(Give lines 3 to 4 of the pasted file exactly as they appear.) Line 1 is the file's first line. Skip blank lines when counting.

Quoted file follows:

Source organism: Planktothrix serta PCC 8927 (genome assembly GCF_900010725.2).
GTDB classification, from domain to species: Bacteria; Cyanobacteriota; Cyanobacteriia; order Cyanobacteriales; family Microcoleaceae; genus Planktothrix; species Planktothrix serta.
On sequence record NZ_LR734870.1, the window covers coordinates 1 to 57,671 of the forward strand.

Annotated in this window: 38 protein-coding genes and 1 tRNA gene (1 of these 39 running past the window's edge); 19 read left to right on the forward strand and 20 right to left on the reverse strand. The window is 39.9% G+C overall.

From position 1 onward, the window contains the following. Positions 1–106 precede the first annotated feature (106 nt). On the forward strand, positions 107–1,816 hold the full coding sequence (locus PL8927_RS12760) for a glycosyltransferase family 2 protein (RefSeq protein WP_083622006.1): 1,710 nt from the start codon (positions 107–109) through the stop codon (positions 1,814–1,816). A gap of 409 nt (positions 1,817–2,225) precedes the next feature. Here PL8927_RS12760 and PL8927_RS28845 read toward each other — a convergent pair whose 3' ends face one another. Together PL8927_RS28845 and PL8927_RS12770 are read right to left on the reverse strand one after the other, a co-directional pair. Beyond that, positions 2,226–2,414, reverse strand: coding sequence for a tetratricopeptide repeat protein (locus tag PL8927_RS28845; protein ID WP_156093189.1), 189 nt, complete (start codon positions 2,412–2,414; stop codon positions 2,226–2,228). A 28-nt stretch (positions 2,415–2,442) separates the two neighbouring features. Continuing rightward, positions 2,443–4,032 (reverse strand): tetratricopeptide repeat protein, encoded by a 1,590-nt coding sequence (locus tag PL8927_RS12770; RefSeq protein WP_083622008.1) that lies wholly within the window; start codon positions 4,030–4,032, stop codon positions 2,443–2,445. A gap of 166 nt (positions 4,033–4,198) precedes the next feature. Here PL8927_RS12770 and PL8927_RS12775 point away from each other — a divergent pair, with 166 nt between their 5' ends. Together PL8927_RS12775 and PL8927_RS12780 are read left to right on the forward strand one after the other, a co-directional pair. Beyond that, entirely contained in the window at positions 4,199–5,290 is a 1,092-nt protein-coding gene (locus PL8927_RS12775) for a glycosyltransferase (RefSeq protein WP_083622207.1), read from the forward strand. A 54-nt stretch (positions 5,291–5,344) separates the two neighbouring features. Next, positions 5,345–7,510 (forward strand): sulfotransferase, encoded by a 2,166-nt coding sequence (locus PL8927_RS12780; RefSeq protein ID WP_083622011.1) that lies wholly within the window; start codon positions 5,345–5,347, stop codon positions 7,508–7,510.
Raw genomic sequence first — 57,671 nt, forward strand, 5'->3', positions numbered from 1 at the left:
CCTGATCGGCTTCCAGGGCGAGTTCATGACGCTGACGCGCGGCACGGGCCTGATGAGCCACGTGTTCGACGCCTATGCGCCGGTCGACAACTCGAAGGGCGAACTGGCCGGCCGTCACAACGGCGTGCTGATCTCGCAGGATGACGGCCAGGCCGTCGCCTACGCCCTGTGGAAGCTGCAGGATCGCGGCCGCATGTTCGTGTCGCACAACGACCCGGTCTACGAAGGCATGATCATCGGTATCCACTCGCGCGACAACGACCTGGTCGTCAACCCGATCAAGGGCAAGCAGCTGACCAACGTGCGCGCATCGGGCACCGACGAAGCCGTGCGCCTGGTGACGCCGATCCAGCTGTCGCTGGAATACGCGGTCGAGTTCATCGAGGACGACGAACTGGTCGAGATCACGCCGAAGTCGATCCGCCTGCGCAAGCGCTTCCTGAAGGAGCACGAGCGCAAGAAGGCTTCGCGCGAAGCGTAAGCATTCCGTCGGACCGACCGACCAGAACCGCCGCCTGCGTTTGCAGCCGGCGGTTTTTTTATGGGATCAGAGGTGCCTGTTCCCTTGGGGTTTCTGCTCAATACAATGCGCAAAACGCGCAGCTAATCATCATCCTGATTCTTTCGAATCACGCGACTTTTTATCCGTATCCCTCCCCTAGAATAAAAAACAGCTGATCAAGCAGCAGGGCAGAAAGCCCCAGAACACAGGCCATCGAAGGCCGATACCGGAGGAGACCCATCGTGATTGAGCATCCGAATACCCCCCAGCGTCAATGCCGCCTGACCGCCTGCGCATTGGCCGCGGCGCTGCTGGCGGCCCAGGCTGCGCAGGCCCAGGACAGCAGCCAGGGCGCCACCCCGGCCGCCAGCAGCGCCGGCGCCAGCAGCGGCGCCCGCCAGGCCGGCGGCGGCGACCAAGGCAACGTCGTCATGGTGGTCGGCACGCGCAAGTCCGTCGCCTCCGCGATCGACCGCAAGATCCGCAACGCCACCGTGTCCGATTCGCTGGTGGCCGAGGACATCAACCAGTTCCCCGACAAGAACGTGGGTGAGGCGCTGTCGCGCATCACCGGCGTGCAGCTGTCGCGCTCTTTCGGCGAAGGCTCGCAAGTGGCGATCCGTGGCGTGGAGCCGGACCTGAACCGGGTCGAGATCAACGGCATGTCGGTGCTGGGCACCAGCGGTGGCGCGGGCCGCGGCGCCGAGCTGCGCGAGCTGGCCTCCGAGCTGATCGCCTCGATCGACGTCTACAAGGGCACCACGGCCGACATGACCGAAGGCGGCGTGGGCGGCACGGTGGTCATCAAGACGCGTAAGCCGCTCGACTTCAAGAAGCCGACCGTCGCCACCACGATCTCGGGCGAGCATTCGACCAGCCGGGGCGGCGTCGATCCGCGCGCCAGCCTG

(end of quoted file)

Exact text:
On sequence record NZ_LR734870.1, the window covers coordinates 1 to 57,671 of the forward strand.

Annotated in this window: 38 protein-coding genes and 1 tRNA gene (1 of these 39 running past the window's edge); 19 read left to right on the forward strand and 20 right to left on the reverse strand. The window is 39.9% G+C overall.